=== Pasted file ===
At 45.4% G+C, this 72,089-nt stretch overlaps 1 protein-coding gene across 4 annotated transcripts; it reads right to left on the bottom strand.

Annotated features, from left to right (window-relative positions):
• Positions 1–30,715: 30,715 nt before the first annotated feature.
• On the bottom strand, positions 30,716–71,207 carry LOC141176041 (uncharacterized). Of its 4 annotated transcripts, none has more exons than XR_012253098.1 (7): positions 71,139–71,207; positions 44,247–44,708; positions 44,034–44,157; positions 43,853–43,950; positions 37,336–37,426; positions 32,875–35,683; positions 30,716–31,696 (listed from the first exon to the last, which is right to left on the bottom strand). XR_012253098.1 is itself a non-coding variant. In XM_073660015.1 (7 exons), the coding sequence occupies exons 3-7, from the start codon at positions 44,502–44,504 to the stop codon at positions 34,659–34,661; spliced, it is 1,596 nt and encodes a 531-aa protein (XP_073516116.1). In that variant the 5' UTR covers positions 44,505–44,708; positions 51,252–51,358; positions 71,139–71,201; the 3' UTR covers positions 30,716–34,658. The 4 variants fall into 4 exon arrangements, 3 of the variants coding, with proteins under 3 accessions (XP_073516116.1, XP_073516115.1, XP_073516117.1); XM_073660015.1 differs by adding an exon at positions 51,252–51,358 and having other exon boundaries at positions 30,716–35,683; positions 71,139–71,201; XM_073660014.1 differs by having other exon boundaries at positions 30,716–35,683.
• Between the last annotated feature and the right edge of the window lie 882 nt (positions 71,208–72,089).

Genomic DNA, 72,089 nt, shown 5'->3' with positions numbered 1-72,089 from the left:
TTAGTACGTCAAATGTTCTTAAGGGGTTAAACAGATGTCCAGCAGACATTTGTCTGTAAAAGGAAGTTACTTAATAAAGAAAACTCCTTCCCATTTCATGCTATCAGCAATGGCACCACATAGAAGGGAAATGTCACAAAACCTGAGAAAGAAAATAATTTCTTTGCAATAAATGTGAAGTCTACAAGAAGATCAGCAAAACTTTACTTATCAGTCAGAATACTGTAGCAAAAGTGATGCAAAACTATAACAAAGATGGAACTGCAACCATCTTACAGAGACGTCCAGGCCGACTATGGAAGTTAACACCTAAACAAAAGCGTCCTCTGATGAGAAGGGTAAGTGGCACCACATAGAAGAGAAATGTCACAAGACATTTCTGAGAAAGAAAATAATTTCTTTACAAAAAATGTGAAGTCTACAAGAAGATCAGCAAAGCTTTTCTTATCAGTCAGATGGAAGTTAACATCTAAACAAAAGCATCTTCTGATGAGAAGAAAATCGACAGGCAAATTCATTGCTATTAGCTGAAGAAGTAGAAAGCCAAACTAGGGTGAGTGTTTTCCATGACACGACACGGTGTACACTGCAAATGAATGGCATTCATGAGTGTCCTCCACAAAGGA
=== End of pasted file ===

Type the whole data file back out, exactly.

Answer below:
At 45.4% G+C, this 72,089-nt stretch overlaps 1 protein-coding gene across 4 annotated transcripts; it reads right to left on the bottom strand.

Annotated features, from left to right (window-relative positions):
• Positions 1–30,715: 30,715 nt before the first annotated feature.
• On the bottom strand, positions 30,716–71,207 carry LOC141176041 (uncharacterized). Of its 4 annotated transcripts, none has more exons than XR_012253098.1 (7): positions 71,139–71,207; positions 44,247–44,708; positions 44,034–44,157; positions 43,853–43,950; positions 37,336–37,426; positions 32,875–35,683; positions 30,716–31,696 (listed from the first exon to the last, which is right to left on the bottom strand). XR_012253098.1 is itself a non-coding variant. In XM_073660015.1 (7 exons), the coding sequence occupies exons 3-7, from the start codon at positions 44,502–44,504 to the stop codon at positions 34,659–34,661; spliced, it is 1,596 nt and encodes a 531-aa protein (XP_073516116.1). In that variant the 5' UTR covers positions 44,505–44,708; positions 51,252–51,358; positions 71,139–71,201; the 3' UTR covers positions 30,716–34,658. The 4 variants fall into 4 exon arrangements, 3 of the variants coding, with proteins under 3 accessions (XP_073516116.1, XP_073516115.1, XP_073516117.1); XM_073660015.1 differs by adding an exon at positions 51,252–51,358 and having other exon boundaries at positions 30,716–35,683; positions 71,139–71,201; XM_073660014.1 differs by having other exon boundaries at positions 30,716–35,683.
• Between the last annotated feature and the right edge of the window lie 882 nt (positions 71,208–72,089).

Genomic DNA, 72,089 nt, shown 5'->3' with positions numbered 1-72,089 from the left:
TTAGTACGTCAAATGTTCTTAAGGGGTTAAACAGATGTCCAGCAGACATTTGTCTGTAAAAGGAAGTTACTTAATAAAGAAAACTCCTTCCCATTTCATGCTATCAGCAATGGCACCACATAGAAGGGAAATGTCACAAAACCTGAGAAAGAAAATAATTTCTTTGCAATAAATGTGAAGTCTACAAGAAGATCAGCAAAACTTTACTTATCAGTCAGAATACTGTAGCAAAAGTGATGCAAAACTATAACAAAGATGGAACTGCAACCATCTTACAGAGACGTCCAGGCCGACTATGGAAGTTAACACCTAAACAAAAGCGTCCTCTGATGAGAAGGGTAAGTGGCACCACATAGAAGAGAAATGTCACAAGACATTTCTGAGAAAGAAAATAATTTCTTTACAAAAAATGTGAAGTCTACAAGAAGATCAGCAAAGCTTTTCTTATCAGTCAGATGGAAGTTAACATCTAAACAAAAGCATCTTCTGATGAGAAGAAAATCGACAGGCAAATTCATTGCTATTAGCTGAAGAAGTAGAAAGCCAAACTAGGGTGAGTGTTTTCCATGACACGACACGGTGTACACTGCAAATGAATGGCATTCATGAGTGTCCTCCACAAAGGA